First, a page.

Want an Exhibit with Emotional Impact? Make it a Work of Art.

creating an exhibit with emotional impact

Bright yellow floating piers crisscrossing Lake Iseo. Entire islands in Biscayne Bay fully surrounded by hot pink webs of fabric. A giant white snake of fluttering cloth curving across 24 miles of the northern California coast to the Pacific Ocean. These were all temporary art installations constructed by the artists Christo and Jeanne-Claude. All of them stirred up months of controversy in advance — followed by breathless reviews when completed. The snake, known as “Running Fence,” crossed the ranch of Joe Pozzi’s family, who later said, “It changed people’s lives, and for the better.”

Most experiential marketers don’t have the luxury to think on the scale of a Christo and Jeanne-Claude work. And with all of the focus on trade show logistics, and budget, and even more logistics, it’s easy to lose sight that your end goal is the same as an artist: to create an exhibit with emotional impact.

“The whole point is to leave your visitors feeling transformed,” says Group Delphi Chief Creative Officer, Tony Erpelding.

Whether you’re trying to convey a brand story, align with a cause, market a service, or sell a widget, the thought process that goes into a brand experience should be the same. An experience isn’t an experience just because you call it one: it has to leave a mark.

“Think about how the sights, sounds, and feels of your booth should emotionally impact your customer — and then design a booth with those specific senses in mind,” says Erpelding.

Here are some examples of exhibits that fully embraced the artistic approach:

Leave Them Talking

Did you know that out of the 150 statues across New York City, only five are of women? While New York City is working to address the disparity, Hulu recently used this fact to stir up some buzz.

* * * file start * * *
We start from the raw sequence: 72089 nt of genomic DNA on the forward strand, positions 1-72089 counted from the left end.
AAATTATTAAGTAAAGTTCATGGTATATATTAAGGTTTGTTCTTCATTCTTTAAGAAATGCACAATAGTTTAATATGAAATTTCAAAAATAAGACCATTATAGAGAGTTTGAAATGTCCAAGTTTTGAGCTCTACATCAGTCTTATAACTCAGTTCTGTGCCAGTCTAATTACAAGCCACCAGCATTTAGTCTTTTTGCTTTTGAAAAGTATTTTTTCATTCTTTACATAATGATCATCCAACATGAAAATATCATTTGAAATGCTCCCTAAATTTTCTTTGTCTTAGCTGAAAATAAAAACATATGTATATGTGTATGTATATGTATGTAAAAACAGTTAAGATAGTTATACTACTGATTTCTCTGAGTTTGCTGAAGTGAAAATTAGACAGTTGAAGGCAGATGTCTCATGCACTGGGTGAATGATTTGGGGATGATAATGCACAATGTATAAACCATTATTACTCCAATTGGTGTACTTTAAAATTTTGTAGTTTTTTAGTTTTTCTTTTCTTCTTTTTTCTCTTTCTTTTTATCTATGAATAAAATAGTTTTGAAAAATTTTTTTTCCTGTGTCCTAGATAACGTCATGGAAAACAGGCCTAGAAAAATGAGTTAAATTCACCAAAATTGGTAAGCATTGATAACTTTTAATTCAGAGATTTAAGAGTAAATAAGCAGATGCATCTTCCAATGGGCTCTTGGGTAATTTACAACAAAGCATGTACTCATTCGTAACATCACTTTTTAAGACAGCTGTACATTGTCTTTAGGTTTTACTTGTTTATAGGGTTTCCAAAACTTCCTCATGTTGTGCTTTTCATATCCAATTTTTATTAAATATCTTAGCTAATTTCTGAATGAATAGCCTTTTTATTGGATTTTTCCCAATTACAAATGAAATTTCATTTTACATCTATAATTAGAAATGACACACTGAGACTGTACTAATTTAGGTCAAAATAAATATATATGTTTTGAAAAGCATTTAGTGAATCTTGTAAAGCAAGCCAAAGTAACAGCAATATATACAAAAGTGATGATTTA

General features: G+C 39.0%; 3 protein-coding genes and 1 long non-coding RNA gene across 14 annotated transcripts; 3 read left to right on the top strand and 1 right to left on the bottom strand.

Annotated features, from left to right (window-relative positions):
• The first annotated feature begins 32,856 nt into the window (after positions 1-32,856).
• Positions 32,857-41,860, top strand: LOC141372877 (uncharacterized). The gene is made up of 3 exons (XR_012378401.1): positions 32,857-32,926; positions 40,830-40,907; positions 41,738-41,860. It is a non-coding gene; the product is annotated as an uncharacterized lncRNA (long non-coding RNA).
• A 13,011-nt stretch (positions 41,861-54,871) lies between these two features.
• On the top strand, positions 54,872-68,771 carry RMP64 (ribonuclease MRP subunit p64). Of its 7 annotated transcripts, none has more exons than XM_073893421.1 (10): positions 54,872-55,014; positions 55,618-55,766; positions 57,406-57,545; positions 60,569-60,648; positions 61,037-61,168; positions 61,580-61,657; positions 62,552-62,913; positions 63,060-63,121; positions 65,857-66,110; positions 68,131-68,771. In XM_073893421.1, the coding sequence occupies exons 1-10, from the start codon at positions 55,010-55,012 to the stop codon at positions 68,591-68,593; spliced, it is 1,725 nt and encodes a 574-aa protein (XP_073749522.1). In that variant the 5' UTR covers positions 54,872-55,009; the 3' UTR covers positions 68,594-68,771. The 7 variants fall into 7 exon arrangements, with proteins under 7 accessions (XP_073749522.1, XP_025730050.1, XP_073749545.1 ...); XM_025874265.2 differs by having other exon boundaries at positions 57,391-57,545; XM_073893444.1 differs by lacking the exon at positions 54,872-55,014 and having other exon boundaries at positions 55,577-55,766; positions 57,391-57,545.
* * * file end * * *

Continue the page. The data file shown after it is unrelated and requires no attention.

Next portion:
A recent activation in Manhattan’s Madison Square Park to promote the third season of “The Handmaid’s Tale” consisted of 140 mirrored statues. Each were installed to highlight the gap between male and female statues in New York City. By reflecting the images of women walking by, the exhibit showed what a more inclusive future could look like. Yes, this was marketing for a television show, but it was also a moving and provocative experience that left people talking.

Invite Them In

“The best experiences leave visitors feeling called to action and yearning for more. Entice your audience. Draw them in. Show them something amazing and then talk with them about it,” says Erpelding.

Take our work with the Perot Museum of Nature and Science in Dallas. In the Expanding Universe Hall of the museum, our in-house creative team stitched together a composite space image using 32 giant screens and complex AV systems. The result? A luminous expression of one of the most abstract concepts: the expanding universe.

The same thinking applied to the “Fly Like a Bird” installation, using an interactive motion-sensing technology that responds directly to the user, taking them through the process of a bird’s flight. From the detailed painting of leaves to the construction of sea life, we approached every step of this installation as an artistic, educational expression first.

The result? At the museum’s opening gala, enthusiastic benefactors were buzzing.

In other words, the work we do isn’t like art, it is art — or it can be if you approach it with the goal of creating an exhibit with emotional impact for attendees. If you move people with an immersive experience, even just one person, you might as well be the Musee D’Orsay, a luminous meadow in Paso Robles, or a giant white snake of fabric slithering toward the Pacific Ocean.

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